Of all the scientists to emerge from the nineteenth and twentieth centuries there is one whose name is known by almost all living people. While most of these do not understand this man's work, everyone knows that its impact on the world of science is astonishing. Yes, many have heard of Albert Einstein's General Theory of relativity, but few know about the intriguing life that led this scientist to discover what some have called, "The greatest single achievement of human thought."
Einstein was born in Ulm, Germany on March 14, 1874. Before his first birthday, his family had moved to Munich where young Albert's father, Hermann Einstein, and uncle set up a small electro-chemical business. He was fortunate to have an excellent family with which he held a strong relationship. Albert's mother, Pauline Einstein, had an intense passion for music and literature, and it was she that first introduced her son to the violin in which he found much joy and relaxation. Also, he was very close with his younger sister, Maja, and they could often be found in the lakes that were scattered about the countryside near Munich.
As a child, Einstein's sense of curiosity had already begun to stir. A favorite toy of his was his father's compass, and he often marvelled at his uncle's explanations of algebra. Although young Albert was intrigued by certain mysteries of science, he was considered a slow learner. His failure to become fluent in German until the age of nine even led some teachers to believe he was disabled.
Einstein's post-basic education began at the Luitpold Gymnasium when he was ten. It was here that he first encountered the German spirit through the school's strict disciplinary policy. His disapproval of this method of teaching led to his reputation as a rebel. It was probably these differences that caused Einstein to search for knowledge at home. He began not with science, but with religion. He avidly studied the Bible seeking truth, but this religious fervor soon died down when he discovered the intrigue of science and math. To him, these seemed much more realistic than ancient stories. With this new knowledge he disliked class even more, and was eventually expelled from Luitpold Gymnasium being considered a disruptive influence.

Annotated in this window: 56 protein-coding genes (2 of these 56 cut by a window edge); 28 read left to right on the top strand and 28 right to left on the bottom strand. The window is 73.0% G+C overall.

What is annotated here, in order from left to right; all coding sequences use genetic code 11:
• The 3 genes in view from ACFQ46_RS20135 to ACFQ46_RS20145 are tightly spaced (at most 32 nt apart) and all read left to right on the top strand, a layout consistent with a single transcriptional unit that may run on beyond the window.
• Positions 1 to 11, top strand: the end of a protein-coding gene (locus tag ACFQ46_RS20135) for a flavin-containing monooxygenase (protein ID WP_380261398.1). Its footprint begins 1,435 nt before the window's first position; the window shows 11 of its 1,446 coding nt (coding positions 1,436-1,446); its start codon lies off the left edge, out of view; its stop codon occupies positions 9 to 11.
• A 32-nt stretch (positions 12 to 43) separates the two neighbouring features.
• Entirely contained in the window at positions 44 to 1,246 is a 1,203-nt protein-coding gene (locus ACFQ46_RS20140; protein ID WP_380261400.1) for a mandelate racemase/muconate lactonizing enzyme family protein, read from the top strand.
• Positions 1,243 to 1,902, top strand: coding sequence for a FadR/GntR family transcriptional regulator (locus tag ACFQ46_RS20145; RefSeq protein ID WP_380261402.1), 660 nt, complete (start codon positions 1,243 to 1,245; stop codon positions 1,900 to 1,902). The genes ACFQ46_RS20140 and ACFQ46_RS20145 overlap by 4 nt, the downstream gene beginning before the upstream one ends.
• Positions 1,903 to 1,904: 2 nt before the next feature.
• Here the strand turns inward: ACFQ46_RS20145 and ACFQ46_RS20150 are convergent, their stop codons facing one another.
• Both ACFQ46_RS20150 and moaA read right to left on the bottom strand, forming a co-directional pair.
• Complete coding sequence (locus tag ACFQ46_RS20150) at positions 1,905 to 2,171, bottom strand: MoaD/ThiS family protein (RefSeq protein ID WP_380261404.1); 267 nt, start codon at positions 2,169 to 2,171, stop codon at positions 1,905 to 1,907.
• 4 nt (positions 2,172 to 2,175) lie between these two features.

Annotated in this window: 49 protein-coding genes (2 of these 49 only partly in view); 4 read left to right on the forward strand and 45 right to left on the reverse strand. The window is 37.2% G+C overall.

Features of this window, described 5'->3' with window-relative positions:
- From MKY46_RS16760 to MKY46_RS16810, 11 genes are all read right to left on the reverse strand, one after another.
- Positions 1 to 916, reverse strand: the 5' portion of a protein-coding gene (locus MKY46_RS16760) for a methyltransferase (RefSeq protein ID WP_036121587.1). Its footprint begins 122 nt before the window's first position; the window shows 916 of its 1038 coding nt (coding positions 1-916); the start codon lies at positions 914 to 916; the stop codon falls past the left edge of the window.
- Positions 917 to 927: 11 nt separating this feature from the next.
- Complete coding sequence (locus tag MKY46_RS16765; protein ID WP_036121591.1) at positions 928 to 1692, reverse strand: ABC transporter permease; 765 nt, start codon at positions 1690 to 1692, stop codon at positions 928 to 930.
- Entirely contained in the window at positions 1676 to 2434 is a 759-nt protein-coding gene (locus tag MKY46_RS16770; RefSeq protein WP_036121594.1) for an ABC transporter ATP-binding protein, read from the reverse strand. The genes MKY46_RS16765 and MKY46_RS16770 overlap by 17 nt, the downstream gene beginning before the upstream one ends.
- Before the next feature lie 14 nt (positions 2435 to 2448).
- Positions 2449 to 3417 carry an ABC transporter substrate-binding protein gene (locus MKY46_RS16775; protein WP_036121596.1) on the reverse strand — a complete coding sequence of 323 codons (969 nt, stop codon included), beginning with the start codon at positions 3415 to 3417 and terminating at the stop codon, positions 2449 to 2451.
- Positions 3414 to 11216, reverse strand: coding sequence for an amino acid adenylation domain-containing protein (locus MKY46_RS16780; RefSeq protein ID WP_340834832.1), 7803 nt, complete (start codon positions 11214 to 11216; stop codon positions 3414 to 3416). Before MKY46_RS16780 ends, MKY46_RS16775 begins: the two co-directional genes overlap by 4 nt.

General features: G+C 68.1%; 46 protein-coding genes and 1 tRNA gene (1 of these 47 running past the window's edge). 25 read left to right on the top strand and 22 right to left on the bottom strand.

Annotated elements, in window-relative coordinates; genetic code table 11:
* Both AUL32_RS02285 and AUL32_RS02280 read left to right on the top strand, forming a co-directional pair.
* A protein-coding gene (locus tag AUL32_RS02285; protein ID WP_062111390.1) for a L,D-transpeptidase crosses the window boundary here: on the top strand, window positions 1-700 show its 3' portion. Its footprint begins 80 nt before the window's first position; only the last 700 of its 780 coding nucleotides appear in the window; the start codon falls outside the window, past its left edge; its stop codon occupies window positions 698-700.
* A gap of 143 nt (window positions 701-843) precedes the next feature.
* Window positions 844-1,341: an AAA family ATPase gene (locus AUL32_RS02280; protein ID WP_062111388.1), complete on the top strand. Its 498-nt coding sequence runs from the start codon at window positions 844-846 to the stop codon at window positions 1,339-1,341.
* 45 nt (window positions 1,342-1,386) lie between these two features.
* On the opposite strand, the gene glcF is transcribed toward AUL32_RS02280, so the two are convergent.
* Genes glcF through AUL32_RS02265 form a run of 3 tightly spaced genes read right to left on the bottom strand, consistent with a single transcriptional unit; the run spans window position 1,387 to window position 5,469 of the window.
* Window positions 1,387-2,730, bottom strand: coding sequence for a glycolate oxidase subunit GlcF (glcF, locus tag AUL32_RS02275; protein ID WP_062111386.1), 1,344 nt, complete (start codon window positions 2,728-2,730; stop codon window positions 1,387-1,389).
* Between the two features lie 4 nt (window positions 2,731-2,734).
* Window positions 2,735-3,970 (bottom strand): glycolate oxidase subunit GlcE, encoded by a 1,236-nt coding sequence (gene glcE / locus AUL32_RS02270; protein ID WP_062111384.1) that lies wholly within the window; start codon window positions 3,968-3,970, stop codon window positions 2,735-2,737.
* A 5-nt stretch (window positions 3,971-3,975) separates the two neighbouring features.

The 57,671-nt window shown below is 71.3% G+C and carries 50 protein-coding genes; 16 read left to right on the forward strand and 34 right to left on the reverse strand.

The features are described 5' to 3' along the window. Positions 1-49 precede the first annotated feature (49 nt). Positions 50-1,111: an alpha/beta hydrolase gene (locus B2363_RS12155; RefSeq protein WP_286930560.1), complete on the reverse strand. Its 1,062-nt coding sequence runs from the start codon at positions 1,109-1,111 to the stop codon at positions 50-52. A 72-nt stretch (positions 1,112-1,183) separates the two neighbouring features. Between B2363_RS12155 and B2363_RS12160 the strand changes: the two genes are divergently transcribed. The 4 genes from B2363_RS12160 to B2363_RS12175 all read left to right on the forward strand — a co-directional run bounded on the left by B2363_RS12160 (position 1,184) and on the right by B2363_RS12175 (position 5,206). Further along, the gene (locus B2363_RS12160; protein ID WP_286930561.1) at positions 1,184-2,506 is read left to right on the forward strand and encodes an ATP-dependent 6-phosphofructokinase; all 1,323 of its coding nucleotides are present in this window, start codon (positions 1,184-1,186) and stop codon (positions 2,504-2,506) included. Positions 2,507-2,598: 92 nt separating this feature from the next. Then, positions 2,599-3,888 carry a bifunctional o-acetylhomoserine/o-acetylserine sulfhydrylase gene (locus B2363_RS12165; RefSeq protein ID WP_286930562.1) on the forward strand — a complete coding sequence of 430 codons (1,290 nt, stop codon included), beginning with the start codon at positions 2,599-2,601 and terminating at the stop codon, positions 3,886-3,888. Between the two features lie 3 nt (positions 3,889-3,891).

Feeling that he could no longer deal with the German mentality, Einstein moved to Switzerland where he continued his education. At sixteen he attempted to enroll at the Federal Institute of Technology but failed the entrance exam. This forced him to study locally for one year until he finally passed the school's evaluation. The Institute allowed Einstein to meet many other students that shared his curiosity, and It was here that his studies turned mainly to Physics. He quickly learned that while physicists had generally agreed on major principals in the past, there were modern scientists who were attempting to disprove outdated theories. Since most of Einstein's teachers ignored these new ideas, he was again forced to explore on his own. In 1900 he graduated from the Institute and then achieved citizenship to Switzerland.
Einstein became a clerk at the Swiss Patent Office in 1902. This job had little to do with physics, but he was able to satiate his curiosity by figuring out how new inventions worked. The most important part of Einstein's occupation was that it allowed him enough time to pursue his own line of research. As his ideas began to develop, he published them in specialist journals. Though he was still unknown to the scientific world, he began to attract a large circle of friends and admirers. A group of students that he tutored quickly transformed into a social club that shared a love of nature, music, and of course, science. In 1903 he married Mileva Meric, a mathematician friend.
In 1905, Einstein published five separate papers in a journal, the Annals of Physics. The first was immediately acknowledged, and the University...
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